Also in accordance with this invention, in a process for separating at least one alkene containing 2 to 4 carbon atoms per molecule (in particular ethylene) from at least one alkane containing 1 to 6 carbons per molecule (in particular ethane) contained in a gaseous feed by means of an ionomer membrane, the improvements comprise:

the presence of water vapor in said gaseous feed, and

the use of a silver-exchanged ionomer membrane having been prepared by the preparation method consisting essentially of the steps of:

(A) contacting (i) an ionomer membrane of a copolymer of tetrafluoroethylene and a perfluorovinyl ether containing a terminal sulfonic acid group with (ii) a solution consisting essentially of at least one alkali metal compound and water, under such conditions as to obtain an alkali-metal-exchanged ionomer membrane; and

(B) treating the alkali-metal-exchanged ionomer membrane obtained in step (A) with a solution consisting essentially of at least one silver compound and water, under such conditions as to obtain a substantially silver-exchanged ionomer membrane.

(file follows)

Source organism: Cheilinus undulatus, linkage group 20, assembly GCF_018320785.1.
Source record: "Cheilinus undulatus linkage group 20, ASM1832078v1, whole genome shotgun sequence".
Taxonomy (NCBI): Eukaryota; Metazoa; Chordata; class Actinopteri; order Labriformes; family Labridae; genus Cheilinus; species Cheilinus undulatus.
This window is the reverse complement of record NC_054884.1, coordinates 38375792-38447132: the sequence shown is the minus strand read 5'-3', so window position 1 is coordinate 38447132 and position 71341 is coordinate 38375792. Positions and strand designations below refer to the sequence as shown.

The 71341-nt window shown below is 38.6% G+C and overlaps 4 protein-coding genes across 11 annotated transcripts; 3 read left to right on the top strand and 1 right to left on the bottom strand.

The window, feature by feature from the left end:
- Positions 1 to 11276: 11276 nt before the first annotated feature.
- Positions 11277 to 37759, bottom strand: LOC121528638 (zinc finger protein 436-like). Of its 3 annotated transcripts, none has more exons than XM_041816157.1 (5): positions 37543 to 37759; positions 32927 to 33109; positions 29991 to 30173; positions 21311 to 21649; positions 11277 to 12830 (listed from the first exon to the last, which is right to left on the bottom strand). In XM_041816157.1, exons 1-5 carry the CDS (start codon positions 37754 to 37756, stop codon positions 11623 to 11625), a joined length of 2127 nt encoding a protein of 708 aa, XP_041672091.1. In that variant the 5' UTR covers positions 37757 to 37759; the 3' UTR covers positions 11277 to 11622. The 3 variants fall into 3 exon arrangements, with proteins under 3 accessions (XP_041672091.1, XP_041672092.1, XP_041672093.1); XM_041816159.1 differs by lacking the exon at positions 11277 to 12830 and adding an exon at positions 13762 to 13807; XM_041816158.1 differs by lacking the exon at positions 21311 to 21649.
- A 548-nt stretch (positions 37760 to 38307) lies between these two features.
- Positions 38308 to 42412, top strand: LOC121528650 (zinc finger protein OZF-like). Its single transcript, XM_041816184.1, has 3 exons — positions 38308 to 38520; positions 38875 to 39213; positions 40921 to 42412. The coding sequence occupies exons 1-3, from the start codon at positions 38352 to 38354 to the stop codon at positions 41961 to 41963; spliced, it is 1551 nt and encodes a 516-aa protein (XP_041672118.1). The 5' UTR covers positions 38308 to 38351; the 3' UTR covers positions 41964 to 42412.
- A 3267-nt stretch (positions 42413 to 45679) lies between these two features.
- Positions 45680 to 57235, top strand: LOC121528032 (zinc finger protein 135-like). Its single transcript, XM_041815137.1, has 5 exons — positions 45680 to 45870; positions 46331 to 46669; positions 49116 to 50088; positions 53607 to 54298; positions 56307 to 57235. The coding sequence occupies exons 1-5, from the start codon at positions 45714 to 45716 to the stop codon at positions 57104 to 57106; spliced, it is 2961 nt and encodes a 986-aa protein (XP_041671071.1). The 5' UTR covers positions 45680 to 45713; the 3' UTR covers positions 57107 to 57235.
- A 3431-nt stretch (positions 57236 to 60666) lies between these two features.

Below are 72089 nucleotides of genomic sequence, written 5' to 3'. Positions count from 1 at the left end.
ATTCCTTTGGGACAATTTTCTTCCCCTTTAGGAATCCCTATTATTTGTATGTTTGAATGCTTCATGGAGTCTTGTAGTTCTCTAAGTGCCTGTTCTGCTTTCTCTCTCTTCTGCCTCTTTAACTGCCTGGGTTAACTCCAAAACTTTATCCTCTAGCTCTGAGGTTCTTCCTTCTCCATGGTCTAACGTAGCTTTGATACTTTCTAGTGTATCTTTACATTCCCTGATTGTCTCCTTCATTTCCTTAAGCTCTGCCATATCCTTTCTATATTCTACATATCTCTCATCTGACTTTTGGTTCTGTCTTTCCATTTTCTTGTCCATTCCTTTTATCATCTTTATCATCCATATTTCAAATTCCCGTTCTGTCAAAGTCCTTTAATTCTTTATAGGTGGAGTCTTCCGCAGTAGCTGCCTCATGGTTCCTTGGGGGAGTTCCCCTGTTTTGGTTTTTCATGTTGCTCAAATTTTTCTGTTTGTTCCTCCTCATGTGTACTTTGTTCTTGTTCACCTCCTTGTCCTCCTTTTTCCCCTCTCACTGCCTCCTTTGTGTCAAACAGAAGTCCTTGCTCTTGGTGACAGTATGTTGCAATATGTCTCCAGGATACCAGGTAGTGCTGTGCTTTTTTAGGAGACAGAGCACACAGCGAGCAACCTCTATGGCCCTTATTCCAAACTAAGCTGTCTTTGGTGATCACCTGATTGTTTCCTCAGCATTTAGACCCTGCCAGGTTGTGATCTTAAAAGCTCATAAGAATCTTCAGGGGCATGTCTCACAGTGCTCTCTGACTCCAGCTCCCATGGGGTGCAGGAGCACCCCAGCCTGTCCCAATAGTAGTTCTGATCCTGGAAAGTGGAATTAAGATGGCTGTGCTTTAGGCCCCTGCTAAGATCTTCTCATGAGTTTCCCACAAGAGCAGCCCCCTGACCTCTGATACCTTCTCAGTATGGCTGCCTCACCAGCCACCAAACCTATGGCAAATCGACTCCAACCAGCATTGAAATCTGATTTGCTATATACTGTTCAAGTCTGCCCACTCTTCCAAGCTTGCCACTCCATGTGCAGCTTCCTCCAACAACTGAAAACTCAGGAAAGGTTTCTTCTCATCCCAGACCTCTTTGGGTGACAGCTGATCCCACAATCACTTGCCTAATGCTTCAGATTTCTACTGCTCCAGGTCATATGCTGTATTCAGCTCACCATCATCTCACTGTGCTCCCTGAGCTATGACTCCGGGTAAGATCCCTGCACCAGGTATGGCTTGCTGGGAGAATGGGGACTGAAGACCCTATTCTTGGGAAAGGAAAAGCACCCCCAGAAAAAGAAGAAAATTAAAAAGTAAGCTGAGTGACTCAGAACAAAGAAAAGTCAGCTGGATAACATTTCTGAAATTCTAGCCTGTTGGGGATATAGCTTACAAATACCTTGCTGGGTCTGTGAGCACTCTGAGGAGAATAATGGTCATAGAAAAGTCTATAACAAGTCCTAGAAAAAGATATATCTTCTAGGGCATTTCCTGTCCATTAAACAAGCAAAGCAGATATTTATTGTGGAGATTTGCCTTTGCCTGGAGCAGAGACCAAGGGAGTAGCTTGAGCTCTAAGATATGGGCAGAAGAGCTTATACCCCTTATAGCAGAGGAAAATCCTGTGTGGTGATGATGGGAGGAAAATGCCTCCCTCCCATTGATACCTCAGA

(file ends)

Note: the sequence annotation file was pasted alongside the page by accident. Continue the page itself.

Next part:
Further in accordance with this invention, in a process for separating at least one alkene containing 2 to 4 carbon atoms per molecule (in particular ethylene) from at least one alkane containing 1 to 6 carbon atoms per molecule (in particular ethane) contained in a gaseous feed by means of an ionomer membrane, the improvements comprise:

the presence of water vapor in said gaseous feed, and

the use of a silver-exchanged ionomer membrane having been prepared by the preparation method comprising the steps of

(1) mixing (α) a solution of a copolymer of tetrafluoroethylene and a perfluorovinyl ether containing a terminal sulfonic acid group and (β) at least one silver compound, under such conditions as to obtain a solution comprising a silver-exchanged copolymer; and